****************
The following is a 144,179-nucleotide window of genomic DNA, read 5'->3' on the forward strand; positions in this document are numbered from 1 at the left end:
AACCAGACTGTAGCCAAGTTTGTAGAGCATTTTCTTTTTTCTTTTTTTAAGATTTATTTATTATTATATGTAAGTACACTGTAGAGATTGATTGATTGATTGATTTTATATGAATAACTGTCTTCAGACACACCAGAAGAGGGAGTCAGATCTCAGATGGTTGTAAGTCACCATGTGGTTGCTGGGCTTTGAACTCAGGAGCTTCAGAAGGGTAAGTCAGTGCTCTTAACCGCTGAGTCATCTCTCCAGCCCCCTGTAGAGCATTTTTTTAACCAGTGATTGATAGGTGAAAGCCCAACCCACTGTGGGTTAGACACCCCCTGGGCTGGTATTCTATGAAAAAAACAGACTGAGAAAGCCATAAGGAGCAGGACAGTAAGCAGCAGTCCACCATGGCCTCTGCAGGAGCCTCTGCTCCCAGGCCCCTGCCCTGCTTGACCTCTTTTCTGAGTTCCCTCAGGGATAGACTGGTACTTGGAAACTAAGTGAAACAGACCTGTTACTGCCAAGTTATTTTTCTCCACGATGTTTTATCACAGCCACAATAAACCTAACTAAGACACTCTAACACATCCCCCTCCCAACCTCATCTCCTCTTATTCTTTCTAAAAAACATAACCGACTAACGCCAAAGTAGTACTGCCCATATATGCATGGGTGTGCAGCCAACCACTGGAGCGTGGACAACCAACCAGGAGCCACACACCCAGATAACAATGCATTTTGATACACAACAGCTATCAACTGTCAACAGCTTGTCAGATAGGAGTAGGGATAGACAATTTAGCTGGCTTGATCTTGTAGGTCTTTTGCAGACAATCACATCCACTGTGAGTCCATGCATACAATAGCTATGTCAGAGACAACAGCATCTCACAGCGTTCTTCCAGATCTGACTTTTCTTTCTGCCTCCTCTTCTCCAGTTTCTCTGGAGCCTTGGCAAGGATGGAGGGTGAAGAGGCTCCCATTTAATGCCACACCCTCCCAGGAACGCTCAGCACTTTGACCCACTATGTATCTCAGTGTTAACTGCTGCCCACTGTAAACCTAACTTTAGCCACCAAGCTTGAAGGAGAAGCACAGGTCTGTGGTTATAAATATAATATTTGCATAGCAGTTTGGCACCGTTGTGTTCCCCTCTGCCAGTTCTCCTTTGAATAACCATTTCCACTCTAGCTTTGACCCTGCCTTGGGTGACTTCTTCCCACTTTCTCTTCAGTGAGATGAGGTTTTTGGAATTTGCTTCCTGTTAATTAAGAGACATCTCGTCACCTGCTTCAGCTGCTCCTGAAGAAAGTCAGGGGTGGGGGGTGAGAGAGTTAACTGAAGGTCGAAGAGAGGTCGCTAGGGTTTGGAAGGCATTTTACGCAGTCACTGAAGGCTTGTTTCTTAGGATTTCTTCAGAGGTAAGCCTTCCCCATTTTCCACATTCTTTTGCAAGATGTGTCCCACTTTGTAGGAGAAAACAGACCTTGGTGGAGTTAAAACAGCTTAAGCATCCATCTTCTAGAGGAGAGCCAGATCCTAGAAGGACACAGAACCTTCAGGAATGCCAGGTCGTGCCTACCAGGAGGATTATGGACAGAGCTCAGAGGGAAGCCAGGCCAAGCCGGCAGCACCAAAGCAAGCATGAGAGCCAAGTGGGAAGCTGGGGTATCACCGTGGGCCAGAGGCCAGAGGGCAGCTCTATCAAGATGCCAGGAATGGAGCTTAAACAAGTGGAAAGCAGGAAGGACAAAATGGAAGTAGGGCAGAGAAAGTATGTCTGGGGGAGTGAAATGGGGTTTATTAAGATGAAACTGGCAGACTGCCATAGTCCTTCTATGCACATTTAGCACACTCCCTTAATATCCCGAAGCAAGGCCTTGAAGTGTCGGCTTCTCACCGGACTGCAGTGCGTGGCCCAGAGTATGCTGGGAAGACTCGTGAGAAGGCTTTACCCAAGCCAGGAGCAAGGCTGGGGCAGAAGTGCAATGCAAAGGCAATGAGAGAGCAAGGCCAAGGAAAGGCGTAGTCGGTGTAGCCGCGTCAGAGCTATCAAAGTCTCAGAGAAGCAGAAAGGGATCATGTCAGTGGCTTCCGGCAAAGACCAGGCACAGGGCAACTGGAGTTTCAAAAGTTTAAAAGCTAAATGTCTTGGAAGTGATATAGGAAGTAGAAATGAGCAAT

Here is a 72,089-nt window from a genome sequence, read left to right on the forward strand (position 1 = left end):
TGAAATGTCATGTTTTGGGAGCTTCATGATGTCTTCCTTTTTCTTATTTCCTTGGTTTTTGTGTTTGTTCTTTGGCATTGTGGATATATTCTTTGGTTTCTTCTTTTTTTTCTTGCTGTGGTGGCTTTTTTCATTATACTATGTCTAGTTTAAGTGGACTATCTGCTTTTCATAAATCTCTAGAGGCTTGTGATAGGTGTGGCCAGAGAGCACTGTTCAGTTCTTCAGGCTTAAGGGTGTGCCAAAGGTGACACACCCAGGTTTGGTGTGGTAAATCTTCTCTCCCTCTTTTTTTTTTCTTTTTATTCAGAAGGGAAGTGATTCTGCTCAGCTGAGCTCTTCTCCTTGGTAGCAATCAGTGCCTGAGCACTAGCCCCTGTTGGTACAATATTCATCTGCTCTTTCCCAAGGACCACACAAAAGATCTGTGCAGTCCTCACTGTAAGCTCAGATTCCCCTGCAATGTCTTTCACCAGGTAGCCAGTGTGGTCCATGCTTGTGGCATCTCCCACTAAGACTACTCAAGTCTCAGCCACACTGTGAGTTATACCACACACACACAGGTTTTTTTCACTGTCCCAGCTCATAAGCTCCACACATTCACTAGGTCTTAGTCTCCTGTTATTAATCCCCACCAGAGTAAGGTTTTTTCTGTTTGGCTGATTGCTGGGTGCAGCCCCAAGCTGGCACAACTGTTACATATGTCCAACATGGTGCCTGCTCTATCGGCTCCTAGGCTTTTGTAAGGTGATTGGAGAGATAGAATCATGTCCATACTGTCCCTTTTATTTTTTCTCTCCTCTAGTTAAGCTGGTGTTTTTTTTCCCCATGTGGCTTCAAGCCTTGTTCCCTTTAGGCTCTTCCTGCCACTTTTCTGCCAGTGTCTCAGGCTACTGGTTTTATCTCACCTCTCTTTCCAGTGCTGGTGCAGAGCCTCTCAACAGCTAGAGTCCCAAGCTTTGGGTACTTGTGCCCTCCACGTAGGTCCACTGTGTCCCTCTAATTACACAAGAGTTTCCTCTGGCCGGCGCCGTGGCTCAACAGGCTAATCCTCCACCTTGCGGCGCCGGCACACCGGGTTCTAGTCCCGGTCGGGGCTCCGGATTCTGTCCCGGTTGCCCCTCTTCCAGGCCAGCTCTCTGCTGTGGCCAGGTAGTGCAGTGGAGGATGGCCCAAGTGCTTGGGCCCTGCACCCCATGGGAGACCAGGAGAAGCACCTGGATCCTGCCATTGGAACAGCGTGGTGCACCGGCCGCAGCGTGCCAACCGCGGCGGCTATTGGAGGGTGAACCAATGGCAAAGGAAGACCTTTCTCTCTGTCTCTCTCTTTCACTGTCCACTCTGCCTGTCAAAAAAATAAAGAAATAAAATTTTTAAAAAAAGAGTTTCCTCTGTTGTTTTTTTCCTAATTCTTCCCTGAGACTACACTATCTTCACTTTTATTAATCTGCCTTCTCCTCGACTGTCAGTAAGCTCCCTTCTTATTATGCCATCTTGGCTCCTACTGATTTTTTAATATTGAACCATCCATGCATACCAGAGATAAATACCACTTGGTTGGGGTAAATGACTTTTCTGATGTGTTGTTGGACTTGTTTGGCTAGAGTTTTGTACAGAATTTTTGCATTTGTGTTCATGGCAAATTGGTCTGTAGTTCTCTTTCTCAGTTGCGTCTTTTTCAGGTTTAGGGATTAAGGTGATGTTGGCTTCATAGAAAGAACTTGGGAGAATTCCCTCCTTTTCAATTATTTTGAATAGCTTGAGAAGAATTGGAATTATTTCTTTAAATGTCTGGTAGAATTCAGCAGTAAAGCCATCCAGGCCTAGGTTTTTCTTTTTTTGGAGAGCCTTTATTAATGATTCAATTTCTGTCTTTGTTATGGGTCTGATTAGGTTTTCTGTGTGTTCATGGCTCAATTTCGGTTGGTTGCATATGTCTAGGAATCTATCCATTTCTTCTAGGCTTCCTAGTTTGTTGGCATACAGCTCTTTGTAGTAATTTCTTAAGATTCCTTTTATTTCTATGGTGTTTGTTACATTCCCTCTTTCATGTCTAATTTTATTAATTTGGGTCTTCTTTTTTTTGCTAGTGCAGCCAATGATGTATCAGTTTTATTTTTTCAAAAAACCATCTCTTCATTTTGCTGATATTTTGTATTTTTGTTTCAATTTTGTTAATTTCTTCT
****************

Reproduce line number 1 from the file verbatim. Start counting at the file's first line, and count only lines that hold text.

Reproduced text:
The following is a 144,179-nucleotide window of genomic DNA, read 5'->3' on the forward strand; positions in this document are numbered from 1 at the left end: